London-based ticketing and events site Shoobs is one to watch this year; it’s part of the current group of startups backed by seed accelerator Y Combinator, which had their demo day in March. After launching in January last year, it’s got its sights on becoming the destination for events organisers and party-goers, with founder Louise Broni-Mensah taking the leap about six months ago and turning it from side project to full-time business.
Shoobs (which is apparently what the cool kids call “party”) is basically like Ticketmaster but not just for gigs: You can go to the site, search a whole range of nightlife events, then buy tickets directly. That might sound rather familiar to regular readers, and I asked Broni-Mensah how Shoobs differed from apps like YPlan, the “going-out app” we profiled previously.
“Shoobs is a double sided platform, in that it provides a self-service ticketing management tool to event organisers and an event discovery service to event goers,” she explained. It’s the relationship with organisers in particular that makes Shoobs stand out from other nightlife startups, which tend to focus more on the ticket buyers. “We have built partnerships with these organisers to provide a primary ticketing service,” Broni-Mensah continued. “As such, Shoobs is often the 'official' online ticketing provider for these events and cited as such on official promotional material.”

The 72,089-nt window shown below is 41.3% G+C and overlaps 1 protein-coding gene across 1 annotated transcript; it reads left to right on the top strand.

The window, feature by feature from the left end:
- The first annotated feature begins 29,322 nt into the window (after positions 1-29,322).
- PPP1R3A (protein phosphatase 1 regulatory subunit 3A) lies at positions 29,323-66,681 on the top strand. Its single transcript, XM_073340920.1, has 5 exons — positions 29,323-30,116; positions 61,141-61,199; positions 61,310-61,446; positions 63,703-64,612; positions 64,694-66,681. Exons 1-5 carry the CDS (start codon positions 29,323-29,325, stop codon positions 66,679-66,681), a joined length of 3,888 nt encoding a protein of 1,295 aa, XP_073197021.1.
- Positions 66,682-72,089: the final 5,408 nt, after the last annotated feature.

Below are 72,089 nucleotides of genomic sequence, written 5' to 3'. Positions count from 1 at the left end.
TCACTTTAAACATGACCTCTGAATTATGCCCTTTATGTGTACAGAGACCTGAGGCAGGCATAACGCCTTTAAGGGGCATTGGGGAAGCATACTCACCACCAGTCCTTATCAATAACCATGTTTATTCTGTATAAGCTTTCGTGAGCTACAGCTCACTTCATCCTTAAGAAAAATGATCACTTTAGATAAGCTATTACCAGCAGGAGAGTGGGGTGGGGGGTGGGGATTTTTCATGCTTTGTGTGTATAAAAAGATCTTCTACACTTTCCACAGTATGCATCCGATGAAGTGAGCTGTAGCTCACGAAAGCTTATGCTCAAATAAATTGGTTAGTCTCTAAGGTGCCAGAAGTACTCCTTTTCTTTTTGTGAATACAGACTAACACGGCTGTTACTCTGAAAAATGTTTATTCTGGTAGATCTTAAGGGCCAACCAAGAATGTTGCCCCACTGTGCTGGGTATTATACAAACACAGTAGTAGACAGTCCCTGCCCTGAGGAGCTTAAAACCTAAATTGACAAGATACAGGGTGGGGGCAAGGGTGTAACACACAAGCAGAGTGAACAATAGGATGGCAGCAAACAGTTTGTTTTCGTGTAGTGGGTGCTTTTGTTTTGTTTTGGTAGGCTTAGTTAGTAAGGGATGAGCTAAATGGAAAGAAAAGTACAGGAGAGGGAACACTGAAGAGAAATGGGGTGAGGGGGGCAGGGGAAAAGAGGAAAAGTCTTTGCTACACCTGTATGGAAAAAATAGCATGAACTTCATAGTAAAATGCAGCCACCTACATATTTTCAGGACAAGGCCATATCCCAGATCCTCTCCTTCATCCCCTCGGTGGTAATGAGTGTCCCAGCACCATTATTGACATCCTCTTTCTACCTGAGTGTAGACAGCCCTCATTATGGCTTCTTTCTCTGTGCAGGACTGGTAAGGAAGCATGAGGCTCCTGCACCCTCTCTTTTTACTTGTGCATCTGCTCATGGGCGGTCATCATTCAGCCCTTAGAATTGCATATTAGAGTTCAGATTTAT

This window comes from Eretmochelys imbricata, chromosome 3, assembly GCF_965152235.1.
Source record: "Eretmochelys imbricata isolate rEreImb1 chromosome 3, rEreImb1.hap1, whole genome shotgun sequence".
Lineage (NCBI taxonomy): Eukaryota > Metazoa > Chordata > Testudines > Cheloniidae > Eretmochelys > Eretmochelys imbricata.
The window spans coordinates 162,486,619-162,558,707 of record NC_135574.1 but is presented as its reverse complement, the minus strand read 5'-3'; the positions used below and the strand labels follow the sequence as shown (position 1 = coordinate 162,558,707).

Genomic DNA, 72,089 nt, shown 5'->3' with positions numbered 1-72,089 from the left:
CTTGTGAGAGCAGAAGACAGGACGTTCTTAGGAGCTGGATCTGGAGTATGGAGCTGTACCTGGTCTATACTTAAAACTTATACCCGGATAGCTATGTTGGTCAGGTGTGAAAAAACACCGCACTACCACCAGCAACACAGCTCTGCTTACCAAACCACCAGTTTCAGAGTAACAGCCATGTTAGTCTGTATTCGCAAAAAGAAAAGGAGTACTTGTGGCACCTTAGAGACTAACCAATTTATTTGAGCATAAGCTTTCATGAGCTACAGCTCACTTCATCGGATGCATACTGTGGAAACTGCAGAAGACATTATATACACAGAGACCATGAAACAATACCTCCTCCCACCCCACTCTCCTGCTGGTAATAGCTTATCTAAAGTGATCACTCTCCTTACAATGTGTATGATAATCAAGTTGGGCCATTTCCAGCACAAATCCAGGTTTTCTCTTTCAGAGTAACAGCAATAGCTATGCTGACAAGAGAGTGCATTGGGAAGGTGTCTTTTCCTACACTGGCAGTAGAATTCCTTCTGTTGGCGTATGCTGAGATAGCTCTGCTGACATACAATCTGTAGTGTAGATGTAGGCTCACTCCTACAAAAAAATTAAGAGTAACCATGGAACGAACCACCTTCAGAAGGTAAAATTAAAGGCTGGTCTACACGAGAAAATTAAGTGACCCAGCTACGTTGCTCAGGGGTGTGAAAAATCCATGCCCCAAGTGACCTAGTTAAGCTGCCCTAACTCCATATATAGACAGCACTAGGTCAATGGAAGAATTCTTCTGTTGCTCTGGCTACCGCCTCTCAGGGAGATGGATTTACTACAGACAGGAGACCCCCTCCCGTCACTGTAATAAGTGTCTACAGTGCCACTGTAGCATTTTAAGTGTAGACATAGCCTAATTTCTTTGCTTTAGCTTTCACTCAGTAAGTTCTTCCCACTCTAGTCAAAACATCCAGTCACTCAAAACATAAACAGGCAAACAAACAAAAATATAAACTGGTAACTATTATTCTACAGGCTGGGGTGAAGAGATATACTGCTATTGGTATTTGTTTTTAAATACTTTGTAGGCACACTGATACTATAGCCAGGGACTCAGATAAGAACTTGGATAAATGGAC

I looked at the site and saw offerings of comedy, club nights, and other rather niche events you probably wouldn’t find elsewhere, like a party specifically for NHS staff.
It seems to be working; when I asked Broni-Mensah what inspired her to make the bold move of leaving her job and concentrating on the startup full-time, she said the moment came when she overheard a group of strangers making plans and one of them suggested visiting shoobs.com. “It was the first time I had heard someone other than my friends reference the site!” she said. “I also started to see great traction and knew I had to take the leap and realise its full potential.”
She said the Y Combinator program had been a great learning experience, and she’s now looking to ramp things up further. “The immediate next step is raising funding and then it will be expanding the team so we can keep up with our growth,” she said. “Good hires are never easy, so I suspect this will be a challenge.”
By Vicki Turk - find her on Twitter.